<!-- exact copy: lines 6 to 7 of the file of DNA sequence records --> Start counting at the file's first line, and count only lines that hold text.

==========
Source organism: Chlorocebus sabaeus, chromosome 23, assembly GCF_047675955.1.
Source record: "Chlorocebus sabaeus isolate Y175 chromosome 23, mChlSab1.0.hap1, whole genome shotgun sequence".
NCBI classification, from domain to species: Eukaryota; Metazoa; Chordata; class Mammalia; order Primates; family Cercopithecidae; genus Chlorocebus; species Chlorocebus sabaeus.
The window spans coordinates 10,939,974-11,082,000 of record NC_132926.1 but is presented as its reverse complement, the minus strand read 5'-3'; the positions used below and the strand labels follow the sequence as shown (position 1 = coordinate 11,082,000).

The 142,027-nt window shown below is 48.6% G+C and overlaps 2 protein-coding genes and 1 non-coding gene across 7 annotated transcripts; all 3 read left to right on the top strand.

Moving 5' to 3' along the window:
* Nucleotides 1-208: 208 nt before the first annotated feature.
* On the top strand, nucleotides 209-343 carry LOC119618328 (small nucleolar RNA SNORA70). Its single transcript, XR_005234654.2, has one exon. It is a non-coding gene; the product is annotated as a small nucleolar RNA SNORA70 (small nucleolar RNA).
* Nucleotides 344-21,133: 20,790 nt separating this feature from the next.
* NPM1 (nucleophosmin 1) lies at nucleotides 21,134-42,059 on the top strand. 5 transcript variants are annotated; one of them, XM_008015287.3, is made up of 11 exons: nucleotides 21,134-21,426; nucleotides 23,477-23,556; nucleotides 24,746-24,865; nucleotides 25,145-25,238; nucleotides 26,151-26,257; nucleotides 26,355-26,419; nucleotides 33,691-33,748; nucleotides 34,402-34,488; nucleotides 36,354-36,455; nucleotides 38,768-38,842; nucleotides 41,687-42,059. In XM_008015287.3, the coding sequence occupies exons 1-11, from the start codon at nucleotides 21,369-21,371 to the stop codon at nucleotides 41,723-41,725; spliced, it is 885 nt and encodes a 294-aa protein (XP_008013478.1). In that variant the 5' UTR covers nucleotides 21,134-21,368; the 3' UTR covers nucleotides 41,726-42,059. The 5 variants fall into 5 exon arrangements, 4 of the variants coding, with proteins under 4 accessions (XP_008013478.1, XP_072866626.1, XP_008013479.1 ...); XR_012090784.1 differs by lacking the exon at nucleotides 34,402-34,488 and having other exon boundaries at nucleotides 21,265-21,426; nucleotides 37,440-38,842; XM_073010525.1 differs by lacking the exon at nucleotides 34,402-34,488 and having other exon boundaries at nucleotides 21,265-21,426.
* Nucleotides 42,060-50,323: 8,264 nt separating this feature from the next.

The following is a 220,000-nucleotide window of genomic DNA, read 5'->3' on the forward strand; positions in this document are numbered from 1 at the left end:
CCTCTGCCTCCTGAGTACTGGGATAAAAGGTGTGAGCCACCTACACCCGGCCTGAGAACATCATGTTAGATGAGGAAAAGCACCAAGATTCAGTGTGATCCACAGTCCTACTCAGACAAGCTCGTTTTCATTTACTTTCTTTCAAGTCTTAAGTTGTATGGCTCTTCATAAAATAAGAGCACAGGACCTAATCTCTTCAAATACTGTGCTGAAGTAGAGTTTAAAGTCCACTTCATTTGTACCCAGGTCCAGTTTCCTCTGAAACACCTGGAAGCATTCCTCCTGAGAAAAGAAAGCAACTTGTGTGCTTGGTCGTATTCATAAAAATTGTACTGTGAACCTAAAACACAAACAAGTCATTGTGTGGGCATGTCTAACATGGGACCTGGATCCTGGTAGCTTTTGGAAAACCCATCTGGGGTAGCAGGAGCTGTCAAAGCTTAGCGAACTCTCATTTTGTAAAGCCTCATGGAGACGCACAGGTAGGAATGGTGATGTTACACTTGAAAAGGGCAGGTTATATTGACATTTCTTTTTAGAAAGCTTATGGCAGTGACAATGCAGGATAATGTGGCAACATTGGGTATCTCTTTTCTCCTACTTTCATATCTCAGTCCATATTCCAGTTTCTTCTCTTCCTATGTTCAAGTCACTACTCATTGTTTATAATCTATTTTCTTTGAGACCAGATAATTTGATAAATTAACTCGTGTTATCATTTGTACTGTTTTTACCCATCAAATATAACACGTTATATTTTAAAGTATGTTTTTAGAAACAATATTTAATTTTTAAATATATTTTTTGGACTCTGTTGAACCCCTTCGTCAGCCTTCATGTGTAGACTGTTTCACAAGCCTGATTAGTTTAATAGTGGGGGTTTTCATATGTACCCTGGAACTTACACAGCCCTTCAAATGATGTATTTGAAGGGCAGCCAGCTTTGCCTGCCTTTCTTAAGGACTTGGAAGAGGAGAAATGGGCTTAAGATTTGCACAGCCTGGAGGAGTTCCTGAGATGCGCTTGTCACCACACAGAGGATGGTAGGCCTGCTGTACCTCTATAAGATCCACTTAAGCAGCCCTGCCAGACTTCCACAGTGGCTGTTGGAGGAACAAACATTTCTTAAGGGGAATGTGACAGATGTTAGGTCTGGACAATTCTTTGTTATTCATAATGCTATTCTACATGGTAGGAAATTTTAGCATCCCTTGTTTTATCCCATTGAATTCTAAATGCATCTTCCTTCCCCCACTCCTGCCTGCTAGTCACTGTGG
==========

Moving 5' to 3' along the window:
* Nucleotides 1-208: 208 nt before the first annotated feature.